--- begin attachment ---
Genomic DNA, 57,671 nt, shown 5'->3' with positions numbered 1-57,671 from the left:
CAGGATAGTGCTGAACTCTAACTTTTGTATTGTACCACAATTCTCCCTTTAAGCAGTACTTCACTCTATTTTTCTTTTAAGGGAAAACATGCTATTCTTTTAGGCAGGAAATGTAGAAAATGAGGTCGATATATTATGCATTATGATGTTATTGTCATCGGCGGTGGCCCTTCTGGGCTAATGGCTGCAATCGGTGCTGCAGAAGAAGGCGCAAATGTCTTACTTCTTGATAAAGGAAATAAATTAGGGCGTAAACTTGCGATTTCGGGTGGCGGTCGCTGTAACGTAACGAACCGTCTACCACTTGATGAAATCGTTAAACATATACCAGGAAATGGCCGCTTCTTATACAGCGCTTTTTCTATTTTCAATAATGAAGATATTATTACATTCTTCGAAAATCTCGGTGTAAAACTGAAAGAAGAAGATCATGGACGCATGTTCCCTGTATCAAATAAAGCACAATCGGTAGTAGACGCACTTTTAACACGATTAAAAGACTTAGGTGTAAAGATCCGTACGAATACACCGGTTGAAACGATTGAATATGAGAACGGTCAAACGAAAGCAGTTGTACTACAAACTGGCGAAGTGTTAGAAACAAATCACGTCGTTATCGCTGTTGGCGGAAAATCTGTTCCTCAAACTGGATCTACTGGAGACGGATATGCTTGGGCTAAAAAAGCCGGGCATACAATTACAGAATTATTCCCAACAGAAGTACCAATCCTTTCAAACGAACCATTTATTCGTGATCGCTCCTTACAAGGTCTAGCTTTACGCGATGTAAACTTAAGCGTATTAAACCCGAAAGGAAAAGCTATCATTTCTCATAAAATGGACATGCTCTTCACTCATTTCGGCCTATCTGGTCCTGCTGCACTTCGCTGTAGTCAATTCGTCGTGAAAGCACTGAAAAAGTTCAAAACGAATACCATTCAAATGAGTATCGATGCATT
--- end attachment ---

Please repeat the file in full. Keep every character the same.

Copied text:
Genomic DNA, 57,671 nt, shown 5'->3' with positions numbered 1-57,671 from the left:
CAGGATAGTGCTGAACTCTAACTTTTGTATTGTACCACAATTCTCCCTTTAAGCAGTACTTCACTCTATTTTTCTTTTAAGGGAAAACATGCTATTCTTTTAGGCAGGAAATGTAGAAAATGAGGTCGATATATTATGCATTATGATGTTATTGTCATCGGCGGTGGCCCTTCTGGGCTAATGGCTGCAATCGGTGCTGCAGAAGAAGGCGCAAATGTCTTACTTCTTGATAAAGGAAATAAATTAGGGCGTAAACTTGCGATTTCGGGTGGCGGTCGCTGTAACGTAACGAACCGTCTACCACTTGATGAAATCGTTAAACATATACCAGGAAATGGCCGCTTCTTATACAGCGCTTTTTCTATTTTCAATAATGAAGATATTATTACATTCTTCGAAAATCTCGGTGTAAAACTGAAAGAAGAAGATCATGGACGCATGTTCCCTGTATCAAATAAAGCACAATCGGTAGTAGACGCACTTTTAACACGATTAAAAGACTTAGGTGTAAAGATCCGTACGAATACACCGGTTGAAACGATTGAATATGAGAACGGTCAAACGAAAGCAGTTGTACTACAAACTGGCGAAGTGTTAGAAACAAATCACGTCGTTATCGCTGTTGGCGGAAAATCTGTTCCTCAAACTGGATCTACTGGAGACGGATATGCTTGGGCTAAAAAAGCCGGGCATACAATTACAGAATTATTCCCAACAGAAGTACCAATCCTTTCAAACGAACCATTTATTCGTGATCGCTCCTTACAAGGTCTAGCTTTACGCGATGTAAACTTAAGCGTATTAAACCCGAAAGGAAAAGCTATCATTTCTCATAAAATGGACATGCTCTTCACTCATTTCGGCCTATCTGGTCCTGCTGCACTTCGCTGTAGTCAATTCGTCGTGAAAGCACTGAAAAAGTTCAAAACGAATACCATTCAAATGAGTATCGATGCATT